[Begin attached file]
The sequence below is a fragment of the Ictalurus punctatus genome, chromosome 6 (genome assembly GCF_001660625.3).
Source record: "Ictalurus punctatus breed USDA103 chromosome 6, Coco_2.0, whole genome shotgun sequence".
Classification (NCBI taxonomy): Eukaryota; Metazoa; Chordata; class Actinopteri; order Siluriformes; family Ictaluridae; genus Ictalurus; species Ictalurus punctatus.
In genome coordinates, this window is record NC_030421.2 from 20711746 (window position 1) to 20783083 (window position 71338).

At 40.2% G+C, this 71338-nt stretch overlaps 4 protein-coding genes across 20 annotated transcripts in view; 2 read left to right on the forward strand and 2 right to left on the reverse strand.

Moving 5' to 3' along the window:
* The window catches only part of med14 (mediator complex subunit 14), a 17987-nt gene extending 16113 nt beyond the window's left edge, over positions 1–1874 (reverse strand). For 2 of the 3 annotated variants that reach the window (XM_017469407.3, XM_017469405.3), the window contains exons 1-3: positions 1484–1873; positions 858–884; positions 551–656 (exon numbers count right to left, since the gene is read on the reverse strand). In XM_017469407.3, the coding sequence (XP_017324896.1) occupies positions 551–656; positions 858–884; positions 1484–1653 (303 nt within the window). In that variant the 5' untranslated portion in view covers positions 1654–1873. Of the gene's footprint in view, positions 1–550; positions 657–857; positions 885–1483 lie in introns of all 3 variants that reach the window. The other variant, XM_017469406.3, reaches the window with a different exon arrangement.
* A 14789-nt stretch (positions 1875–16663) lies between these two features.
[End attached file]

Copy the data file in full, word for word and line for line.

The sequence below is a fragment of the Ictalurus punctatus genome, chromosome 6 (genome assembly GCF_001660625.3).
Source record: "Ictalurus punctatus breed USDA103 chromosome 6, Coco_2.0, whole genome shotgun sequence".
Classification (NCBI taxonomy): Eukaryota; Metazoa; Chordata; class Actinopteri; order Siluriformes; family Ictaluridae; genus Ictalurus; species Ictalurus punctatus.
In genome coordinates, this window is record NC_030421.2 from 20711746 (window position 1) to 20783083 (window position 71338).

At 40.2% G+C, this 71338-nt stretch overlaps 4 protein-coding genes across 20 annotated transcripts in view; 2 read left to right on the forward strand and 2 right to left on the reverse strand.

Moving 5' to 3' along the window:
* The window catches only part of med14 (mediator complex subunit 14), a 17987-nt gene extending 16113 nt beyond the window's left edge, over positions 1–1874 (reverse strand). For 2 of the 3 annotated variants that reach the window (XM_017469407.3, XM_017469405.3), the window contains exons 1-3: positions 1484–1873; positions 858–884; positions 551–656 (exon numbers count right to left, since the gene is read on the reverse strand). In XM_017469407.3, the coding sequence (XP_017324896.1) occupies positions 551–656; positions 858–884; positions 1484–1653 (303 nt within the window). In that variant the 5' untranslated portion in view covers positions 1654–1873. Of the gene's footprint in view, positions 1–550; positions 657–857; positions 885–1483 lie in introns of all 3 variants that reach the window. The other variant, XM_017469406.3, reaches the window with a different exon arrangement.
* A 14789-nt stretch (positions 1875–16663) lies between these two features.